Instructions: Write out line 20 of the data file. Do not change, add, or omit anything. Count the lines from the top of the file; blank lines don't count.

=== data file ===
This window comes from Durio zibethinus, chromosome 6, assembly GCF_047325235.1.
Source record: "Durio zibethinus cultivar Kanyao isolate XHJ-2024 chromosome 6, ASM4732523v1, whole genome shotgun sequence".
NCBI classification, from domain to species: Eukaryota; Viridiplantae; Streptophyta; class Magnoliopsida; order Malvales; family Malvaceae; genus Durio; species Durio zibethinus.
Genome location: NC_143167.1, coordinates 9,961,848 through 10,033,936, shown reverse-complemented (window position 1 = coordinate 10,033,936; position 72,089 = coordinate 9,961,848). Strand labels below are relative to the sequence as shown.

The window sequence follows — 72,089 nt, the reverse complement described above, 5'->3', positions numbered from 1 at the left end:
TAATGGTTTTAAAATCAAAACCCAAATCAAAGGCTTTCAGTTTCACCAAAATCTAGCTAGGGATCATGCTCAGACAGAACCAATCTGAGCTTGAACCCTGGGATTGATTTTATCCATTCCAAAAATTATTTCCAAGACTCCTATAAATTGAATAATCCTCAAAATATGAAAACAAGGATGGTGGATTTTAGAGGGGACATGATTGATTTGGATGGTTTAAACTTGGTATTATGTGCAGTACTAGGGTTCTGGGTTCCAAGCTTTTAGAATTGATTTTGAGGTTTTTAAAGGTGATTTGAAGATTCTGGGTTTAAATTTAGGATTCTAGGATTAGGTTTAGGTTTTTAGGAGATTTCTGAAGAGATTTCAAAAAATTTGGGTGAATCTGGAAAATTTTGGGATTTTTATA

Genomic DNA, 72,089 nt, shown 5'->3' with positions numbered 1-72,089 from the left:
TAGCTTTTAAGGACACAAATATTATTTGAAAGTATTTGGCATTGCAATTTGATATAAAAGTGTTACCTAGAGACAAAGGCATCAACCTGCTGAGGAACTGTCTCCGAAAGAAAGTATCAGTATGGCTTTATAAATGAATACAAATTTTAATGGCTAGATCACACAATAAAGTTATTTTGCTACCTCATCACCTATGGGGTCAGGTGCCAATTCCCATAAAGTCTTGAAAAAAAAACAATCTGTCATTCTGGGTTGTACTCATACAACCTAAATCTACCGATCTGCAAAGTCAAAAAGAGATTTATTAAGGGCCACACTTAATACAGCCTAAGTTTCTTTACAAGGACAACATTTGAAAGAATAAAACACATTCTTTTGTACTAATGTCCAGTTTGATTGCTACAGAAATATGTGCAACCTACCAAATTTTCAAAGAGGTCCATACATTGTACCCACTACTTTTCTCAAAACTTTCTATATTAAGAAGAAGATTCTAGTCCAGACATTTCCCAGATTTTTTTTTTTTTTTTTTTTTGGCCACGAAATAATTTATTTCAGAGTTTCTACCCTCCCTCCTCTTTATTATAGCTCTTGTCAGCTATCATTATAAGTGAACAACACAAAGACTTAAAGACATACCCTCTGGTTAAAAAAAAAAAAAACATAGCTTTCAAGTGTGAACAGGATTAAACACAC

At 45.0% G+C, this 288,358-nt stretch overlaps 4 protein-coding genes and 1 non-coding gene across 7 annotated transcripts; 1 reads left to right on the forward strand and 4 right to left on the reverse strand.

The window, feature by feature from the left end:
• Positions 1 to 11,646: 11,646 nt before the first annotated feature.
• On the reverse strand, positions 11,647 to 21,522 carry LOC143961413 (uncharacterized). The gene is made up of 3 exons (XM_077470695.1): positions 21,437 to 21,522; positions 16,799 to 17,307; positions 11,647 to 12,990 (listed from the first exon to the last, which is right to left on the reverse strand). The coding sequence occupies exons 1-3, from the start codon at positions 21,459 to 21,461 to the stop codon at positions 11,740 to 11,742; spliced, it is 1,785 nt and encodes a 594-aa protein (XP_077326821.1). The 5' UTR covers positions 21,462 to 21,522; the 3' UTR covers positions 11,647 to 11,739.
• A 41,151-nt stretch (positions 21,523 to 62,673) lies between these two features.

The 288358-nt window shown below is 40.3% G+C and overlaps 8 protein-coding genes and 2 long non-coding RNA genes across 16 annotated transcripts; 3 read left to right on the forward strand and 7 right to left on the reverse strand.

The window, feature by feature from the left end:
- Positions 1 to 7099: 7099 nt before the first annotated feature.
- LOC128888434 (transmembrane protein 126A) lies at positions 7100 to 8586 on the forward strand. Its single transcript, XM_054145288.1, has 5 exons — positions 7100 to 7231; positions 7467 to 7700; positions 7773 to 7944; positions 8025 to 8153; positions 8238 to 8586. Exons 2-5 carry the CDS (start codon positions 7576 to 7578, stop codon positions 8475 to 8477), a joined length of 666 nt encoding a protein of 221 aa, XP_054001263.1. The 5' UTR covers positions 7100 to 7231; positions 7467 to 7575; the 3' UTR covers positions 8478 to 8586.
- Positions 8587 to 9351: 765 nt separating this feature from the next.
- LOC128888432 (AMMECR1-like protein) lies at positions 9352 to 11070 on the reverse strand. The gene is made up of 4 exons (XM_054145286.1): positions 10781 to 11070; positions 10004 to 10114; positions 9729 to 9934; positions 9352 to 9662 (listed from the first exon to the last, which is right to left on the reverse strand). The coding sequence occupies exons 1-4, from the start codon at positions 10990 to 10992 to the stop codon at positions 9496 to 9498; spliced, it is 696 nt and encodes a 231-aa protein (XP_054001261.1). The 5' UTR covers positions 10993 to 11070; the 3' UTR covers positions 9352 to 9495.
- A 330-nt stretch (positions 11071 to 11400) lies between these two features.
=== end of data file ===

- A 330-nt stretch (positions 11071 to 11400) lies between these two features.